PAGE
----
When I have questions for which no direct answer seems to exist, my answer to the question Are there any other records here in the US which might lend a clue? is anything you can lay hands on. It may be that the problem can only be solved with indirect evidence, in which case, the more bits and pieces you have, the better.
For the case which was most comparable to yours, I had to study the entire sibling set to discover the names of the adults in the family group who immigrated. This led to the discovery of a previously-unknown marriage, and contact with a descendant of that first family, who had already gotten some of the records from across the pond. If you haven't already made a timeline for the entire family, and plotted the family's history as a group, start there.
This is the time to widen your search and look at friends, associates, and neighbors -- to look at the history of the churches they attended -- to see if there are any social histories about the immigrant communities in all of the towns in which they lived -- use every bit of information you can find to answer this question.
It may be difficult because Joseph's occupation in the 1880 Census is Labourer -- when the occupations are more specific, it is easier to use the history of the industry to discover migration patterns. But if you work backwards systematically through the family's timeline in the USA and draw on social history to give you context, you may be able to fill in some of the gaps. Contemporary travel guides that were marketed to new arrivals may show the routes people took.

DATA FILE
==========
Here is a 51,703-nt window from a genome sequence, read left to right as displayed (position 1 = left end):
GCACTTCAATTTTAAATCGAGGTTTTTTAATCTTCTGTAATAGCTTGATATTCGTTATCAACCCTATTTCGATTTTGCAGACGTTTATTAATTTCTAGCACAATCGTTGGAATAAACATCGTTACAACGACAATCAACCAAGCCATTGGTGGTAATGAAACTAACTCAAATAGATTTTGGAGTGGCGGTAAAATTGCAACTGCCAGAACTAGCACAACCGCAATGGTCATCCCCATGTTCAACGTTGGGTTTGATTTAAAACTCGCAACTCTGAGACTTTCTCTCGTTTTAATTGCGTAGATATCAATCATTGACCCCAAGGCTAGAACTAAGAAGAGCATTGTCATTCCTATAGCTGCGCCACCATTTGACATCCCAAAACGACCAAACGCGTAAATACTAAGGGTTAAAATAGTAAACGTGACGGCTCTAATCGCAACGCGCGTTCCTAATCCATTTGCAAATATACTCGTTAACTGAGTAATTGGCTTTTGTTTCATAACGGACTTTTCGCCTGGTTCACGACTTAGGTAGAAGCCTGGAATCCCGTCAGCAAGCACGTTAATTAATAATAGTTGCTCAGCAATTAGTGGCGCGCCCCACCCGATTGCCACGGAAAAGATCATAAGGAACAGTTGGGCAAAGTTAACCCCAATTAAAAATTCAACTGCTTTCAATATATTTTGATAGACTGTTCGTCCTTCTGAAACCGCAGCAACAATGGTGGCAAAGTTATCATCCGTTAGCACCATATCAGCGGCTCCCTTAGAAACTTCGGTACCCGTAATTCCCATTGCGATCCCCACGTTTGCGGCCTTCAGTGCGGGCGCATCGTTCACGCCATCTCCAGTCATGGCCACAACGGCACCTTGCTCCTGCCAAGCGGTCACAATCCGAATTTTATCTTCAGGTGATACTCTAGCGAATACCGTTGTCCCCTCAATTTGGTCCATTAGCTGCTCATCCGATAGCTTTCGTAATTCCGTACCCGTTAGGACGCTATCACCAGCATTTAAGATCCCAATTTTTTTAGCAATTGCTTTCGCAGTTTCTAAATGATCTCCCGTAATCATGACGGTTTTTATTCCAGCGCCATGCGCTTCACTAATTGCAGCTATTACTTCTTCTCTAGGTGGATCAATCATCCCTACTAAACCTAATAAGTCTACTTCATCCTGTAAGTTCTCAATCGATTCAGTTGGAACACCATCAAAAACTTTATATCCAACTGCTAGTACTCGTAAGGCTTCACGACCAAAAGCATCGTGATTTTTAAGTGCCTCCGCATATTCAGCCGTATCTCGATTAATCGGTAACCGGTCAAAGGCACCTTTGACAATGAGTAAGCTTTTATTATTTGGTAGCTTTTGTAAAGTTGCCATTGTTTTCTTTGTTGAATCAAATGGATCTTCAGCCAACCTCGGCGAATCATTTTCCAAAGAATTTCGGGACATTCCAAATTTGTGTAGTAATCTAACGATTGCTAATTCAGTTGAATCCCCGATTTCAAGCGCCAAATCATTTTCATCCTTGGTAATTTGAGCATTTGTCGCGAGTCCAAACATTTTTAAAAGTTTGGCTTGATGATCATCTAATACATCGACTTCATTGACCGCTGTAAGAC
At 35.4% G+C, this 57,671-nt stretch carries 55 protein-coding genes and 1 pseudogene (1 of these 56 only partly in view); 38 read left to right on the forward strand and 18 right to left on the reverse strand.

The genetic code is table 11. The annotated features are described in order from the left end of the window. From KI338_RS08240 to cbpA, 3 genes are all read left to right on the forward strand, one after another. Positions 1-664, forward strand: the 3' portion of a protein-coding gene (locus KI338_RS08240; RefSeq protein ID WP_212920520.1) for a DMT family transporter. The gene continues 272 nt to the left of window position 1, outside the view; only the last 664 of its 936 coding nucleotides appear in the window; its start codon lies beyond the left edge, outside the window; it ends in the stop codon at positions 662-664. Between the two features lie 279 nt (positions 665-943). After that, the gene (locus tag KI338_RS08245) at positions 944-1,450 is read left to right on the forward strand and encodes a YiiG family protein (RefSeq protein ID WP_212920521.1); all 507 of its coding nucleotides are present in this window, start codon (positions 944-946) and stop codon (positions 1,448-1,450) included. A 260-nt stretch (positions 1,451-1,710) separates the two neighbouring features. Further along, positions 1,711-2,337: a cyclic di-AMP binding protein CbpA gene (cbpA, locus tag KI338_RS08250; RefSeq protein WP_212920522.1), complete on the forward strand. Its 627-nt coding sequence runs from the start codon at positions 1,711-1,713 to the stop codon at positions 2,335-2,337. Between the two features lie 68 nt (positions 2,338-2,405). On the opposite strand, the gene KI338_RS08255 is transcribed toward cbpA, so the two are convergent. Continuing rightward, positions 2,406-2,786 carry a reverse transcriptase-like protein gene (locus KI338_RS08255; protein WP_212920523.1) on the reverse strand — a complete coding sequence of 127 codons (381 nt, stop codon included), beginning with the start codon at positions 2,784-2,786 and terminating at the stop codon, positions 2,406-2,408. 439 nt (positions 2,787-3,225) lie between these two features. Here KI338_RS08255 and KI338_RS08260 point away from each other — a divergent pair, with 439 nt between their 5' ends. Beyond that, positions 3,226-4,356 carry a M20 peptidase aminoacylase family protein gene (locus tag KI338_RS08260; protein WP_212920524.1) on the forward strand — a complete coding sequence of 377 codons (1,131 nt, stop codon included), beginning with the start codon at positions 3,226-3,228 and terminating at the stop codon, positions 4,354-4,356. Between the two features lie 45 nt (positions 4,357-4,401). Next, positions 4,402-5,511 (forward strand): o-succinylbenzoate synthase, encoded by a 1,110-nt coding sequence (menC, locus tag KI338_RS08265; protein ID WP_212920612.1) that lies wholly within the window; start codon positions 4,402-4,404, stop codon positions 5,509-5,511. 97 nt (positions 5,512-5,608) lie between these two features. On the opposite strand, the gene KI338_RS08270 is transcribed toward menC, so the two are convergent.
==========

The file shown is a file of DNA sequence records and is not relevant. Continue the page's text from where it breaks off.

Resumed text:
Also consider the reasons why you might not have found immigration or naturalization records. Is there any chance the family might have come through Canada (before the border crossing records, and before passenger lists)? When did other members of the community naturalize, and what events may have played a role in their decision to seek naturalization at that time?
Fleshing out the history of their communities in the USA may yield clues that will make it easier to establish that you have the right family, once you are ready to hire someone to research for you in Poland.
These webinars illustrated some of the research techniques (both using German immigrant communities as examples):
- F. Warren Bittner, CG, on Complex Evidence, presented on 24 February 2015 by the Board for Certification of Genealogists, and available for viewing (for a fee) at Vimeo; also scheduled to be repeated in the Legacy Family Tree Webinar series on 28 October 2015)
- Michael D. Lacopo, "Incorporating Social History into your Genealogical Research", presented on Wednesday, April 15, 2015 by the Southern California Genealogical Society (recording and handout available to members) webinar schedule
- Thomas Jay Kemp's webinar GenealogyBank - The Power of Finding Our Ancestor's Stories and postings about passenger lists on the Genealogy Bank blog demonstrate how ethnic newspapers published news about ship arrivals and news items about people in the community and in the 'old country' -- his examples are from Irish-American newspapers, but if you can find Polish community newspapers, you may find similar items. WorldCat is a good resource to find historical newspaper holdings and reference works about them, such as American newspapers, 1821-1936 : a union list of files available in the United States and Canada. For tips on searching for ships by name, see their blog post My Ancestor’s Trip to America: Newspapers Tell the Story.
Search for webinars and articles from other researchers who also have families in this area, especially if they came from Poland, and look at their case studies to get clues for more resources. I've found wonderful resources I never would have thought to look for by reading blogs written by people who are also doing research about the communities in which my families lived.